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Shelter From the Storm

Psychiatric Diagnosis and Treatment of the Refugee Patient

Rothe, Eugenio M. MD*; Pumariega, Andres J. MD; Mihajlovic, Aida S. MD; May, Catherine MD§; Ruiz, Pedro MD; Perras, Nicole MD

Addictive Disorders & Their Treatment: September 2019 - Volume 18 - Issue 3 - p 121–133
doi: 10.1097/ADT.0000000000000164
Original Article

In the last 3 years the numbers of forcibly displaced people around the world has reached a record high. Experiences of war, persecution, violence, torture, participating in the killing of others, disruptions of attachments, and emotional losses increase the risk for psychological distress and may contribute to the risk of developing psychiatric and substance abuse disorders. The authors review the existing psychiatric literature on refugees, discuss the sociological reasons that explain the recent crisis, describe the psychiatric consequences, the risk factors and protective factors of the refugee experience, narrate the current conditions in refugee camps located in Greece and discuss the most up-to-date treatment modalities and preventive interventions to treat this patient population.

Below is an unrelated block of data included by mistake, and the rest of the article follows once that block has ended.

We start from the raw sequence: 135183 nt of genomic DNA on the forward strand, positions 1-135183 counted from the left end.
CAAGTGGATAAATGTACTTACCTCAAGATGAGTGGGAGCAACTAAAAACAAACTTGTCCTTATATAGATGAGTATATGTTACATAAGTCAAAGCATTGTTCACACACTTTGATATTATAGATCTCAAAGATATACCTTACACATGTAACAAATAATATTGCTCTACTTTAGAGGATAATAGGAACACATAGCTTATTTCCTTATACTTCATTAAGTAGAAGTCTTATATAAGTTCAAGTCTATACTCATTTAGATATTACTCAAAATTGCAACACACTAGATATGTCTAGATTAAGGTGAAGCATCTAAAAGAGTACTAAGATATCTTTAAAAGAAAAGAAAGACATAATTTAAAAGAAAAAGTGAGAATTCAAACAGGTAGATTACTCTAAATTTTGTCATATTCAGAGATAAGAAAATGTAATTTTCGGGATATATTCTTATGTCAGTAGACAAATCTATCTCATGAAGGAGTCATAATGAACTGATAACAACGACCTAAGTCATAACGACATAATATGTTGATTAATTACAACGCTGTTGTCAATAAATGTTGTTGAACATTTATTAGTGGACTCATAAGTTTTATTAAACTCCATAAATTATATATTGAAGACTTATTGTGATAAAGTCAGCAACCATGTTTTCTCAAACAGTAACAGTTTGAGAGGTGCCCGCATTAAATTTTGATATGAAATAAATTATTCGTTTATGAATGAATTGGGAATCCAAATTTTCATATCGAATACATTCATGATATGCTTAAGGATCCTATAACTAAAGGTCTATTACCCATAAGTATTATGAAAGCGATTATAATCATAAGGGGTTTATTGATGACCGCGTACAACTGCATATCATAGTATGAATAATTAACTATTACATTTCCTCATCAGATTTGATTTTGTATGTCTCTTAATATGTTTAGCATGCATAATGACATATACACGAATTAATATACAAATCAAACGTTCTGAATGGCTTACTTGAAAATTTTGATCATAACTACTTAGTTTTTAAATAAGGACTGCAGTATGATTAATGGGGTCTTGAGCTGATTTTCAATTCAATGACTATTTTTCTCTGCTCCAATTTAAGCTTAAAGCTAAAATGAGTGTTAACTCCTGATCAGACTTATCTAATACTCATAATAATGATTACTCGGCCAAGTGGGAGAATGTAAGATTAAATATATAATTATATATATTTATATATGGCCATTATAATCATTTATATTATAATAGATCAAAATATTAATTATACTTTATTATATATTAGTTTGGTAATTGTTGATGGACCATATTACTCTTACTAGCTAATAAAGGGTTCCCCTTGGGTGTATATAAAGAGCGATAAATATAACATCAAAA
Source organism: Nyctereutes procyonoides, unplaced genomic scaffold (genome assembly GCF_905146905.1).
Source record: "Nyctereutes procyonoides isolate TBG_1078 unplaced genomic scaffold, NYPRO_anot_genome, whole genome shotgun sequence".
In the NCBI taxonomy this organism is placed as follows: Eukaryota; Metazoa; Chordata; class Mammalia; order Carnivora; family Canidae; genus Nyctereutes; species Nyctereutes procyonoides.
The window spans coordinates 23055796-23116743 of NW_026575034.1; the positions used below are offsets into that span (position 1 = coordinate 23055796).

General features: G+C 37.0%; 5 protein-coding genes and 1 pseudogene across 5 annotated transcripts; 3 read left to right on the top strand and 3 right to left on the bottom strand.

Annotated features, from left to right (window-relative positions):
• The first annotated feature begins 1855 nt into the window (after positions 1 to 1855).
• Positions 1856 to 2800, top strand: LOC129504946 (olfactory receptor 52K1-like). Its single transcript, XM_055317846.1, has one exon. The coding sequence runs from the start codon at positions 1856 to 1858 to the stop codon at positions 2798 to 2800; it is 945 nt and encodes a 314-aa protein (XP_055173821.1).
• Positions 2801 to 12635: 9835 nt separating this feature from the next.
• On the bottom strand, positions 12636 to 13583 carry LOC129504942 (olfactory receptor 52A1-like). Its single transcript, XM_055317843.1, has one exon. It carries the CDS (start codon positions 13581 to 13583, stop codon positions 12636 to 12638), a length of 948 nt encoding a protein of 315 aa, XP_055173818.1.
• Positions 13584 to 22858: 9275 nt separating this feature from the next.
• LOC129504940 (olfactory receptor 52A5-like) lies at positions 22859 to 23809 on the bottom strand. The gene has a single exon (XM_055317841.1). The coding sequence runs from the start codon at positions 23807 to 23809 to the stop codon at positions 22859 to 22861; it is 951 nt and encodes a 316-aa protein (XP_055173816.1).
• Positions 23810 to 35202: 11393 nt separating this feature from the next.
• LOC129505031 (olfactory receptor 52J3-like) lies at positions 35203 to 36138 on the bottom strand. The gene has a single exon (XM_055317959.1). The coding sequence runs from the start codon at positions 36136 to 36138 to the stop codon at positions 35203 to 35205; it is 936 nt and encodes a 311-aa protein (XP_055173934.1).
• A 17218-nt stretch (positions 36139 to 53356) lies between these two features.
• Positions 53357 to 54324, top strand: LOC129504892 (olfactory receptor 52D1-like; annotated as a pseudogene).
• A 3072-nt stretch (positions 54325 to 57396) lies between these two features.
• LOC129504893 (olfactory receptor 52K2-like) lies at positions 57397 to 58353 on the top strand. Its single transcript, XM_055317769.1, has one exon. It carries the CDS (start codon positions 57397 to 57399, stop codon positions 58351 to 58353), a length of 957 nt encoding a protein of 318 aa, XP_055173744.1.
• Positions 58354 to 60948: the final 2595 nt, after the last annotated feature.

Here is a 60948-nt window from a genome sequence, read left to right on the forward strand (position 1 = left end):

*Psychiatry and Public Health, Herbert Wertheim College of Medicine, Florida International University, Miami

Department of Psychiatry, Division of Child and Adolescent Psychiatry, University of Florida College of Medicine and UF Health, Gainesville, FL

Department of Psychiatry, University of Illinois College of Medicine, Rosalind Franklin University of Medicine and Science, Chicago Medical School, Chicago, IL

§Department of Psychiatry, George Washington University School of Medicine and Life Sciences

Department of Psychiatry, MedStar Georgetown University Hospital, Washington, DC

Department of Psychiatry, Baylor College of Medicine, Houston, TX

The authors declare no conflict of interest.

Reprints: Eugenio M. Rothe, MD, Department of Psychiatry and Public Health, Herbert Wertheim College of Medicine, Florida International University, 2199 Ponce de Leon Boulevard, Suite 304, Coral Gables, FL 33134 (e-mail:

I came in from the wilderness

A creature void of form.

Come in she said, I’ll give you